Participating in live-streamed worship with children can be tricky; watching worship on a screen may be far less engaging than worshiping in person. Here are a few tips to help you get started.
Don’t Be Afraid To Try!
New things may take some trial and error, and some adjusting. It might take several tries to make some progress!
Explain guidelines for behavior and participation based on the needs of your families. For example, you might ask your children not to talk during worship unless they have a worship related question or to stay in the living room for the entire service.
Set Up Your Viewing Environment
Use a screen that is easily accessible. Consider what room in your home might maximize worship participation and minimize distractions.
Light A Candle
Light a candle as the service begins and extinguish as it ends. A battery operated candle is just fine, too! This is a tactile and visual way to mark that this time is holy and special.
When singing stand as able, utilize prayer postures during times of prayer, show kids how and when to cross themselves, and so forth. This will allow children to embrace the flow of the service and will make the time less static and sedentary.
Recognize The Developmental Limitations of Attention Spans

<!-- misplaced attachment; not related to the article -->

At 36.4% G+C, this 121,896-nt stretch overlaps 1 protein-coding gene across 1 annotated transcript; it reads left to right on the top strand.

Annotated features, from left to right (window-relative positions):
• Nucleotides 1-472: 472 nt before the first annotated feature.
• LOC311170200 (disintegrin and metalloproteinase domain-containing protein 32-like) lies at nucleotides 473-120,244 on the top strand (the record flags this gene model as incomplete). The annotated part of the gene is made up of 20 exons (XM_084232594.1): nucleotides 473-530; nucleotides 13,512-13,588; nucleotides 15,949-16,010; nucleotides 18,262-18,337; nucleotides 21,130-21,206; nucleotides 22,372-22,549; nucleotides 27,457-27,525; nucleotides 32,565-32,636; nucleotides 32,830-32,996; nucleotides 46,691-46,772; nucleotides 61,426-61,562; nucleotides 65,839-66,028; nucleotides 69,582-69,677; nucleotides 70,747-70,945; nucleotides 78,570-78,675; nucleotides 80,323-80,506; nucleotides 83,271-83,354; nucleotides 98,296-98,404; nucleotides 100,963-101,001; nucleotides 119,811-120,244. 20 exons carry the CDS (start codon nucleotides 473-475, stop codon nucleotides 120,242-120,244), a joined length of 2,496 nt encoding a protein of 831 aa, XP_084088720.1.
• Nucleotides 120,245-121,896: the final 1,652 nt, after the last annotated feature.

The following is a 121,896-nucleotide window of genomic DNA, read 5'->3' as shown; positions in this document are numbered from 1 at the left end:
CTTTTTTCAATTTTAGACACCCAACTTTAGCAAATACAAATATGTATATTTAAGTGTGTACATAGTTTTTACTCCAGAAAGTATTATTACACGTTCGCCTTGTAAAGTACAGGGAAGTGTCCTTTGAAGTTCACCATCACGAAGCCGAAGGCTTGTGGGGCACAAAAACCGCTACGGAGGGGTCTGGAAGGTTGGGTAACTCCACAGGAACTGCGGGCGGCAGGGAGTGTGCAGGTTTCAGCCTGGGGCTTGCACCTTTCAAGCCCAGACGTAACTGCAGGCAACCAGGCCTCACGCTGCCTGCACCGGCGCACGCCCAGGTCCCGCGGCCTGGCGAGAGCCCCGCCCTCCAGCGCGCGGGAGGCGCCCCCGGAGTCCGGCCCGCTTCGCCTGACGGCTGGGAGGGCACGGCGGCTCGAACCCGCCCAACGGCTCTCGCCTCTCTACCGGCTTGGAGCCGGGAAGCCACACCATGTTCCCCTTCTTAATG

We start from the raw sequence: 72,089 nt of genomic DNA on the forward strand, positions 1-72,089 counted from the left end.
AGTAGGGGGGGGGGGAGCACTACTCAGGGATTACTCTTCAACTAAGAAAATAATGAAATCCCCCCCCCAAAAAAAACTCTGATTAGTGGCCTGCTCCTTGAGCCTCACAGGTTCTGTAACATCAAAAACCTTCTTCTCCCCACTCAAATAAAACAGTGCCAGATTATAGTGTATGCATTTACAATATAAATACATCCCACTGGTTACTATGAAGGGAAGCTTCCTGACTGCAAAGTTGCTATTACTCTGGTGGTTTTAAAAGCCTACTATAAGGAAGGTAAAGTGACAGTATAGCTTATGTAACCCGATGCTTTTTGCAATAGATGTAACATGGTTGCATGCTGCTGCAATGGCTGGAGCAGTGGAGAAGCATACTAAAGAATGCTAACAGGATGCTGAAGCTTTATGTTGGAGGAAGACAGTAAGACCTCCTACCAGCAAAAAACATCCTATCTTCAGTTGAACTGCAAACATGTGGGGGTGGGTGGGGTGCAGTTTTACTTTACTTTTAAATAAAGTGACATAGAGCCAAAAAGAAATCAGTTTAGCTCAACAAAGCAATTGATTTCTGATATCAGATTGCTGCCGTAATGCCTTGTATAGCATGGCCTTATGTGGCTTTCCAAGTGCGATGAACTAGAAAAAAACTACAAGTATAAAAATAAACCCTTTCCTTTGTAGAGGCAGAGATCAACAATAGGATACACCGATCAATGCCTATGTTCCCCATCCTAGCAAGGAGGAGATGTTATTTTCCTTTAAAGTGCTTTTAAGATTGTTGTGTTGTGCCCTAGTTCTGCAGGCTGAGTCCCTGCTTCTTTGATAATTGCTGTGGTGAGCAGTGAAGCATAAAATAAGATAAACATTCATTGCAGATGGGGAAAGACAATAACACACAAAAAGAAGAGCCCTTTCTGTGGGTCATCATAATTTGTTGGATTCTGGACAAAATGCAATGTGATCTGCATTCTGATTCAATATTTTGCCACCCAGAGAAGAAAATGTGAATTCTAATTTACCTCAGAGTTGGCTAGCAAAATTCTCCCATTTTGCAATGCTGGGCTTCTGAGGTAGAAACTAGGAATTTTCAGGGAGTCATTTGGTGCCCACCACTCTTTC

Unlike in traditional worship gatherings, where sensory opportunities are replete, live-streaming will provide a more one-dimensional experience. As such, for littles especially, you may want to have religious coloring sheets, crayons, a story Bible, a snack, or other quiet activities nearby as attention wanes.
Rethink Participation in Creative Ways
Whenever possible, use your imagination to sustain how your child participates in worship. For instance, if your child usually puts an offering in the offering plate, consider having them help mail it or make an online gift. Or, if your child loves to pass the peace, have them do so virtually with someone prior to or following the service.
Just as with in-person worship, sometimes kiddos struggle to make it through the whole service. That’s perfectly ok! God’s grace is big enough for all of us. Simply creating a shared space where children will overhear God’s Word is a profound thing.
Other Things to Consider
- Some churches may both live-stream and record worship services. Consider what might work best for your family.
- For some, an extended Bible Story time might be a good fit instead. Give it a try!
- If you are able, to help make the virtual experience more concrete, have your family choose a specific way to put your faith into action immediately following worship each week. You could donate to a local food pantry or meal delivery program, send someone whose isolated a card, or write/draw prayers for people in need.
Faith-Filled Practices for Uncertain Times
Looking for more faith-filled practices for these uncertain times? Here’s a PDF with some ideas.
Rachel Doboney Benton resides in Winterville, North Carolina and is a United Methodist Christian educator who enjoys helping families (especially those with children!) foster a way of seeing and perceiving the world through Christ that shapes every thought and action. A graduate of Wofford College and Duke Divinity, she loves family faith formation, intergenerational ministry, Godly Play, and Eucharistic theology.